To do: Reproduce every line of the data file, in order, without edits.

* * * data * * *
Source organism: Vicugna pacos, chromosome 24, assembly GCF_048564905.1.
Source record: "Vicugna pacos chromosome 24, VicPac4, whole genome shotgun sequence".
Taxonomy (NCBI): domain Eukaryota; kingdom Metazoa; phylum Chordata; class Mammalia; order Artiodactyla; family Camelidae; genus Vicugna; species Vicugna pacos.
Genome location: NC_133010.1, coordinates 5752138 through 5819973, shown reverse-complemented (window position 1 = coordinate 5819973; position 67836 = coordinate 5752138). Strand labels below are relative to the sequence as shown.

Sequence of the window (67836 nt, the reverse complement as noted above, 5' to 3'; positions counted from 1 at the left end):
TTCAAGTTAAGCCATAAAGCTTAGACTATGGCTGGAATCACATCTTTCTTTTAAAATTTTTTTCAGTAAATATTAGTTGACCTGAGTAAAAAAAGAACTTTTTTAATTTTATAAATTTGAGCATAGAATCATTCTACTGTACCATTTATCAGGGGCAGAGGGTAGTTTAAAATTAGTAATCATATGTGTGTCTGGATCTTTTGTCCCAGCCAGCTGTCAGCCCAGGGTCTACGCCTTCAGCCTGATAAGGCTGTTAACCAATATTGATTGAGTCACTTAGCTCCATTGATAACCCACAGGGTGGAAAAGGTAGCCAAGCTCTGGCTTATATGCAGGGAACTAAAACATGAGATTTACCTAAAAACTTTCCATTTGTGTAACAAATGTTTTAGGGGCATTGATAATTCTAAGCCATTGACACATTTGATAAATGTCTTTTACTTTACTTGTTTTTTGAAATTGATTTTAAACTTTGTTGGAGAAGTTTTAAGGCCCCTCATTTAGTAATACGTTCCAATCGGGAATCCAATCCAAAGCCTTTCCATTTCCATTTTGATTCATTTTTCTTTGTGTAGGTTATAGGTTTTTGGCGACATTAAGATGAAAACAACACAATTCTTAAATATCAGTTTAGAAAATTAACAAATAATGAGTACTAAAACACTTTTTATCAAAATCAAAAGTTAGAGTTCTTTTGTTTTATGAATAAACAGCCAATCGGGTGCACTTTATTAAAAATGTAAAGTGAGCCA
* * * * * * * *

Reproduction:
Source organism: Vicugna pacos, chromosome 24, assembly GCF_048564905.1.
Source record: "Vicugna pacos chromosome 24, VicPac4, whole genome shotgun sequence".
Taxonomy (NCBI): domain Eukaryota; kingdom Metazoa; phylum Chordata; class Mammalia; order Artiodactyla; family Camelidae; genus Vicugna; species Vicugna pacos.
Genome location: NC_133010.1, coordinates 5752138 through 5819973, shown reverse-complemented (window position 1 = coordinate 5819973; position 67836 = coordinate 5752138). Strand labels below are relative to the sequence as shown.

Sequence of the window (67836 nt, the reverse complement as noted above, 5' to 3'; positions counted from 1 at the left end):
TTCAAGTTAAGCCATAAAGCTTAGACTATGGCTGGAATCACATCTTTCTTTTAAAATTTTTTTCAGTAAATATTAGTTGACCTGAGTAAAAAAAGAACTTTTTTAATTTTATAAATTTGAGCATAGAATCATTCTACTGTACCATTTATCAGGGGCAGAGGGTAGTTTAAAATTAGTAATCATATGTGTGTCTGGATCTTTTGTCCCAGCCAGCTGTCAGCCCAGGGTCTACGCCTTCAGCCTGATAAGGCTGTTAACCAATATTGATTGAGTCACTTAGCTCCATTGATAACCCACAGGGTGGAAAAGGTAGCCAAGCTCTGGCTTATATGCAGGGAACTAAAACATGAGATTTACCTAAAAACTTTCCATTTGTGTAACAAATGTTTTAGGGGCATTGATAATTCTAAGCCATTGACACATTTGATAAATGTCTTTTACTTTACTTGTTTTTTGAAATTGATTTTAAACTTTGTTGGAGAAGTTTTAAGGCCCCTCATTTAGTAATACGTTCCAATCGGGAATCCAATCCAAAGCCTTTCCATTTCCATTTTGATTCATTTTTCTTTGTGTAGGTTATAGGTTTTTGGCGACATTAAGATGAAAACAACACAATTCTTAAATATCAGTTTAGAAAATTAACAAATAATGAGTACTAAAACACTTTTTATCAAAATCAAAAGTTAGAGTTCTTTTGTTTTATGAATAAACAGCCAATCGGGTGCACTTTATTAAAAATGTAAAGTGAGCCA